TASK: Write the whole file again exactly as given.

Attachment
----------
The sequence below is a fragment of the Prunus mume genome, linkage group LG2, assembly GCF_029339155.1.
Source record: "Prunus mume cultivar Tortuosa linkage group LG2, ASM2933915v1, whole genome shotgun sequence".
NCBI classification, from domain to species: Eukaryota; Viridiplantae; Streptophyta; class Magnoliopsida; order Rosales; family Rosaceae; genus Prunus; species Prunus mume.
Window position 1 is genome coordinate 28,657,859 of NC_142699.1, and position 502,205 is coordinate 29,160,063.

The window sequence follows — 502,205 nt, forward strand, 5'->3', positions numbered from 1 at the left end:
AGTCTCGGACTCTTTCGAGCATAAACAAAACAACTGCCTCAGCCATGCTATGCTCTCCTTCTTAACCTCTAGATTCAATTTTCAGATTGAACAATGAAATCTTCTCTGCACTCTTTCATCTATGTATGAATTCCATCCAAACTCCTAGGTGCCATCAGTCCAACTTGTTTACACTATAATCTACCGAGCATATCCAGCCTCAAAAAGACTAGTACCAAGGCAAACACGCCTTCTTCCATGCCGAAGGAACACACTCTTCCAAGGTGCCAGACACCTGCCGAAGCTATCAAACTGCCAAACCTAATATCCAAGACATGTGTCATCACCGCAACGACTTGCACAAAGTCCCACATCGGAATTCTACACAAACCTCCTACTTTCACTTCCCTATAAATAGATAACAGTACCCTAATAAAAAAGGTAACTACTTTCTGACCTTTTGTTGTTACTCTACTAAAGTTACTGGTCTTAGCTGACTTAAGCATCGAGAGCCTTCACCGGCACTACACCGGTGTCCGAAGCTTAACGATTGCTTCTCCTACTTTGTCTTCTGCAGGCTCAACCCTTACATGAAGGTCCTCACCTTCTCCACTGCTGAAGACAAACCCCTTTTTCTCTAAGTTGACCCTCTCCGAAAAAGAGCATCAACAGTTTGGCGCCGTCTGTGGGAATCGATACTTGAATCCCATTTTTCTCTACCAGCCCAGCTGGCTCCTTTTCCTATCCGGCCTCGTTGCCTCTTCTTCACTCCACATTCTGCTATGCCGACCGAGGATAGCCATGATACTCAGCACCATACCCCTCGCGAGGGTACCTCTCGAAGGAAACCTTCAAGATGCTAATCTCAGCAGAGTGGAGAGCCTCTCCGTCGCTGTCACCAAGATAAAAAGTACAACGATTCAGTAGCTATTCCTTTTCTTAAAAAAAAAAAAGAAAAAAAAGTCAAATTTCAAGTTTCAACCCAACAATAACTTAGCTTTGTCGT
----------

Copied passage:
The sequence below is a fragment of the Prunus mume genome, linkage group LG2, assembly GCF_029339155.1.
Source record: "Prunus mume cultivar Tortuosa linkage group LG2, ASM2933915v1, whole genome shotgun sequence".
NCBI classification, from domain to species: Eukaryota; Viridiplantae; Streptophyta; class Magnoliopsida; order Rosales; family Rosaceae; genus Prunus; species Prunus mume.
Window position 1 is genome coordinate 28,657,859 of NC_142699.1, and position 502,205 is coordinate 29,160,063.

The window sequence follows — 502,205 nt, forward strand, 5'->3', positions numbered from 1 at the left end:
AGTCTCGGACTCTTTCGAGCATAAACAAAACAACTGCCTCAGCCATGCTATGCTCTCCTTCTTAACCTCTAGATTCAATTTTCAGATTGAACAATGAAATCTTCTCTGCACTCTTTCATCTATGTATGAATTCCATCCAAACTCCTAGGTGCCATCAGTCCAACTTGTTTACACTATAATCTACCGAGCATATCCAGCCTCAAAAAGACTAGTACCAAGGCAAACACGCCTTCTTCCATGCCGAAGGAACACACTCTTCCAAGGTGCCAGACACCTGCCGAAGCTATCAAACTGCCAAACCTAATATCCAAGACATGTGTCATCACCGCAACGACTTGCACAAAGTCCCACATCGGAATTCTACACAAACCTCCTACTTTCACTTCCCTATAAATAGATAACAGTACCCTAATAAAAAAGGTAACTACTTTCTGACCTTTTGTTGTTACTCTACTAAAGTTACTGGTCTTAGCTGACTTAAGCATCGAGAGCCTTCACCGGCACTACACCGGTGTCCGAAGCTTAACGATTGCTTCTCCTACTTTGTCTTCTGCAGGCTCAACCCTTACATGAAGGTCCTCACCTTCTCCACTGCTGAAGACAAACCCCTTTTTCTCTAAGTTGACCCTCTCCGAAAAAGAGCATCAACAGTTTGGCGCCGTCTGTGGGAATCGATACTTGAATCCCATTTTTCTCTACCAGCCCAGCTGGCTCCTTTTCCTATCCGGCCTCGTTGCCTCTTCTTCACTCCACATTCTGCTATGCCGACCGAGGATAGCCATGATACTCAGCACCATACCCCTCGCGAGGGTACCTCTCGAAGGAAACCTTCAAGATGCTAATCTCAGCAGAGTGGAGAGCCTCTCCGTCGCTGTCACCAAGATAAAAAGTACAACGATTCAGTAGCTATTCCTTTTCTTAAAAAAAAAAAAGAAAAAAAAGTCAAATTTCAAGTTTCAACCCAACAATAACTTAGCTTTGTCGT